‘When You Finish Saving the World’: Julianne Moore and Finn Wolfhard Exasperate Each Other

A mother who does social work and her internet personality son are more alike than they think in offbeat comedy “When You Finish Saving the World,” the feature directorial debut of actor Jesse Eisenberg. Based on Eisenberg’s 2019 audiobook of the same name, the film follows Evelyn (Julianne Moore) and Ziggy Katz (Finn Wolfhard), two narcissists in their own unique ways, as they attempt to find fulfillment in other relationships instead of working on their own.

The frustrations of Evelyn, who runs a women’s shelter in Bloomington, IN, are palpable as she deals with Ziggy, who spends his free time locked in his room performing music for other teens around the world live on the internet. In return, a lot of them give him tips. Although his songs are original, they are mostly frothy numbers about love and the like, and Evelyn does not have it in her to celebrate Ziggy’s entrepreneurial spirit. Likewise, he has no interest in her work at the shelter and scoffs at the idea of volunteering there.

Soon, Evelyn finds a replacement kid in Kyle (Billy Byrk), a 17-year-old who checks into the shelter with his abused mother, Angie (Elenore Hendricks). Touched by Kyle’s devotion to his mom, studiousness, and willingness to assist her with repairs, Evelyn takes it upon herself to help him get into college. Although he already has plans to work in his father’s body shop full time after graduating high school, Kyle initially welcomes Evelyn’s attention, but mostly out of gratitude for her helping Angie. Although she may have started off with good intentions, Evelyn’s behavior turns increasingly cringey and overbearing, and it becomes apparent that she is mentoring Kyle to scratch some kind of itch she has and compensate for her lack of relationship with Ziggy.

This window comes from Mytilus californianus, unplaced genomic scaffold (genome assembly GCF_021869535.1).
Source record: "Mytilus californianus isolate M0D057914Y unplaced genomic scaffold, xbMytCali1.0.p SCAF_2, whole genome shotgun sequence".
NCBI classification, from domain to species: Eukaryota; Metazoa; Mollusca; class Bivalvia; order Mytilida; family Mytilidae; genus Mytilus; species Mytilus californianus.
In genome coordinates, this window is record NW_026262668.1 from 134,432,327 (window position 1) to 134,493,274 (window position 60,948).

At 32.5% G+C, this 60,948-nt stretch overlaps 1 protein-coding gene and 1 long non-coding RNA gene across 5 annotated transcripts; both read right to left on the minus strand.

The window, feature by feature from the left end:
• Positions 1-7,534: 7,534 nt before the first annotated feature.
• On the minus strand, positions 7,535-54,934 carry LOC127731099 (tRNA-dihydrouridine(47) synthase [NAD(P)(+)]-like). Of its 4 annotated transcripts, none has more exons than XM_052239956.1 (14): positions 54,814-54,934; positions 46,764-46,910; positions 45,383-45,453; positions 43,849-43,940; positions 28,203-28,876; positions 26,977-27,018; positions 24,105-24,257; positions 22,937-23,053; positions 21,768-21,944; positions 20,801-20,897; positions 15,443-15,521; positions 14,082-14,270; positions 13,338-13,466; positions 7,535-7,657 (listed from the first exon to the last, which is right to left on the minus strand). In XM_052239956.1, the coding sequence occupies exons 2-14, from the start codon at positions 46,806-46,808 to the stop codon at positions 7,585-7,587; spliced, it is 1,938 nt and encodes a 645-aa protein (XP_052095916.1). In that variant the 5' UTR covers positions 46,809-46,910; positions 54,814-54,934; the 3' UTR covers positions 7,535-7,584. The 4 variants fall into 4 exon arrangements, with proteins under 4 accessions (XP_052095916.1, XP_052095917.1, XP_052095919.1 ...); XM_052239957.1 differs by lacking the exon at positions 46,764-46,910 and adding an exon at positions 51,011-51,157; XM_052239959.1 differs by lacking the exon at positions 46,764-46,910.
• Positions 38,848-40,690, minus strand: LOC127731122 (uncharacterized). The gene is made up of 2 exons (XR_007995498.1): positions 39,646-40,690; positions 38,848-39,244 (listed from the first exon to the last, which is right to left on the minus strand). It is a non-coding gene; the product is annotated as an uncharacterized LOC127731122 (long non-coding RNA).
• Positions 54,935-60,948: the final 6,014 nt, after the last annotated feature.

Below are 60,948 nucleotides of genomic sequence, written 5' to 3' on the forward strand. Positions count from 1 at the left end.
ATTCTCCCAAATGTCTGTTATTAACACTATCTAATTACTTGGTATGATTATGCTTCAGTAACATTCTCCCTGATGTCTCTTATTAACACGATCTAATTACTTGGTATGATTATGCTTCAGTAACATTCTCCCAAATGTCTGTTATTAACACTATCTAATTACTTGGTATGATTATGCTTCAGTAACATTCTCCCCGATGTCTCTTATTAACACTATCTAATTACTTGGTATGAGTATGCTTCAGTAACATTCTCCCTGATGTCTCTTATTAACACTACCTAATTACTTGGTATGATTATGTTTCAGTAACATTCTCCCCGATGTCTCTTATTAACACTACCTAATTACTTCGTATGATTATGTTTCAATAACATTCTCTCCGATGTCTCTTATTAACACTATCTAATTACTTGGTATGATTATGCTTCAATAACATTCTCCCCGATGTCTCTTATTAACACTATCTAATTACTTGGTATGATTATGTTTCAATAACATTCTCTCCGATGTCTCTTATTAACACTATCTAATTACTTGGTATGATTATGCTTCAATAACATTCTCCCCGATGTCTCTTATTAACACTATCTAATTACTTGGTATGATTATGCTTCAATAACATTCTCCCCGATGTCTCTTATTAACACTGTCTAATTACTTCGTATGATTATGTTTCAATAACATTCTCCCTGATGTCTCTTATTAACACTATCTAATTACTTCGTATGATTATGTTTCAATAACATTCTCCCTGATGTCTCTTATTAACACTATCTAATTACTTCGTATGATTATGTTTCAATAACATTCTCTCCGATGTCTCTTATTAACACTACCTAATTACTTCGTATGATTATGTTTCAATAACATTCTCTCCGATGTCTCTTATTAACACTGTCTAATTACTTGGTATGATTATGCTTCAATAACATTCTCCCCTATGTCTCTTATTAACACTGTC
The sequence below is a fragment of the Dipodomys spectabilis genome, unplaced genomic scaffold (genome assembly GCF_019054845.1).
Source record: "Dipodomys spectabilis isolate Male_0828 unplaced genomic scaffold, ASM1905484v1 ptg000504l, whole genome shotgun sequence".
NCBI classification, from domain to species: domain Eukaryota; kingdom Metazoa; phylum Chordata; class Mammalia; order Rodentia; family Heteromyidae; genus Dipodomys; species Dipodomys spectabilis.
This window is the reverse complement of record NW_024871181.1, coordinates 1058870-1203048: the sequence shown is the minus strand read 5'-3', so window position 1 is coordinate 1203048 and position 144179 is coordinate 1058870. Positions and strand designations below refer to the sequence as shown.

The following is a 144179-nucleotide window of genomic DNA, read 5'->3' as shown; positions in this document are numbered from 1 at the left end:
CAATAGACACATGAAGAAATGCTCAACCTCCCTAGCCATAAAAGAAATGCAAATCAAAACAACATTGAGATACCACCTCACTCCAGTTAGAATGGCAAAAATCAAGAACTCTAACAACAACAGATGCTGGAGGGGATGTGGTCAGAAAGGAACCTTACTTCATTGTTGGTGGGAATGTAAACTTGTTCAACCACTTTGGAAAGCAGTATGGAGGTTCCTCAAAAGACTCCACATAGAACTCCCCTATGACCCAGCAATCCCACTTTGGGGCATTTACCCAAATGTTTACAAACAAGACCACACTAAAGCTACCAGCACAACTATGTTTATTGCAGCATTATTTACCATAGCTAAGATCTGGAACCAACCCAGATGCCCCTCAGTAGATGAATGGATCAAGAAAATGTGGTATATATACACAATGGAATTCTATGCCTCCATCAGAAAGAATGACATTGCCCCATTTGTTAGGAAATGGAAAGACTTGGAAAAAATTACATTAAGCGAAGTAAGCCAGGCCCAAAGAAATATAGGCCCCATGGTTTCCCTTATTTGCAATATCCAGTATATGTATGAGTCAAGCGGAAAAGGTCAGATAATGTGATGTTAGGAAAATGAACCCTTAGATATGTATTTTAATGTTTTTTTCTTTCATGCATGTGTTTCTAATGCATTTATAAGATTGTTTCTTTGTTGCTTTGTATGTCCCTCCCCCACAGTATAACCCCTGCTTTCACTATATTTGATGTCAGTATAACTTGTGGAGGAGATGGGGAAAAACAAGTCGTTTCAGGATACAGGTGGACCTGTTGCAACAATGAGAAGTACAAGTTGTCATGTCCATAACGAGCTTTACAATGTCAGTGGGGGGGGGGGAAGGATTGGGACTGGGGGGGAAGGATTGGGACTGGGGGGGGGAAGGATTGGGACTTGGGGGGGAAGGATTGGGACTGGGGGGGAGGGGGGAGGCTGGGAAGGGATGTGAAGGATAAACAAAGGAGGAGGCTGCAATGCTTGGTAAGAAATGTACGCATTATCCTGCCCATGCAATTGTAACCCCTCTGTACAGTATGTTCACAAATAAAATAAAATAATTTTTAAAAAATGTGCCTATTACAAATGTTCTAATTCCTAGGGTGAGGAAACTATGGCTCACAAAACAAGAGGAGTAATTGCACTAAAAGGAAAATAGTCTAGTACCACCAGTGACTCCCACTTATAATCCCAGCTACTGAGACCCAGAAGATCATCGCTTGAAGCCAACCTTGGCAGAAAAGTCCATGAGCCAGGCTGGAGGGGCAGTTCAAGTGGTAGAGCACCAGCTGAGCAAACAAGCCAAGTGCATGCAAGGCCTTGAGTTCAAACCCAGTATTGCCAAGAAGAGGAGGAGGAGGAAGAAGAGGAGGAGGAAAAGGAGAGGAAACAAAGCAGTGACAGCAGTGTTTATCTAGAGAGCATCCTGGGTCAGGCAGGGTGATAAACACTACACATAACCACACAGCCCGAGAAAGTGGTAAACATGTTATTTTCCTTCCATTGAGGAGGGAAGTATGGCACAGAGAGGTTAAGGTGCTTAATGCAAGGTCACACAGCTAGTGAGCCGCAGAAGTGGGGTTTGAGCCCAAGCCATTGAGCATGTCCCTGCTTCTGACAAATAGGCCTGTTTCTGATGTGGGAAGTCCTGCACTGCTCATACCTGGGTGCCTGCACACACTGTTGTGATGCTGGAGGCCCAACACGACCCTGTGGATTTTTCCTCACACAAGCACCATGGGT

Meanwhile, Ziggy similarly makes a fool of himself pursuing Lila (Alisha Boe), a more serious-minded girl at his school who is into social activism. Like Evelyn, she is not impressed by his internet stardom, and Dr. Freud would probably have a thing or two to say about his relentless pursuit of a young woman so much like the mother he rejects. Instead of seeing a bonding opportunity when Ziggy asks her advice on how to be more political, Evelyn quickly shuts him down.

There’s also a husband-father in the mix, Roger (Jay O. Sanders), a distinguished professor at Indiana University. Roger seems one-dimensional, but this was most likely a deliberate choice by Eisenberg, as Evelyn and Ziggy always suck so much air out of whatever room they’re in that there’s little left for him. A key scene that illustrates the pair’s mutual narcissism occurs when Roger calls them both out for missing an important event. 

With “When You Finish Saving the World,” Eisenberg presents an entertaining character study that also satirizes performative activism and teen obsessions with social media. But the most interesting aspect of the film is its exploration of communication. Ziggy connects with thousands of followers all over the world on a regular basis, but has trouble connecting with his own parents. Similarly, Evelyn has the ability to transform the lives of women and children in the most unfathomable situations, but she can’t seem to get through to her own son and stop him from behaving like an ass.

While it is easy to laugh at someone like Ziggy, Evelyn is a bit more complex. The way she can blind herself to the wants and needs of others in order to satisfy herself is indeed a form of narcissism, even though a lot of what she does at work is positive and impactful. But Eisenberg, along with Moore and Wolfhard, do a nice job of not making these two totally insufferable. Moore, in particular, brings a lot of shades to Evelyn’s character, and it helps that she is such an empathetic actor. 

When You Finish Saving the World” releases Jan. 20 in select theaters.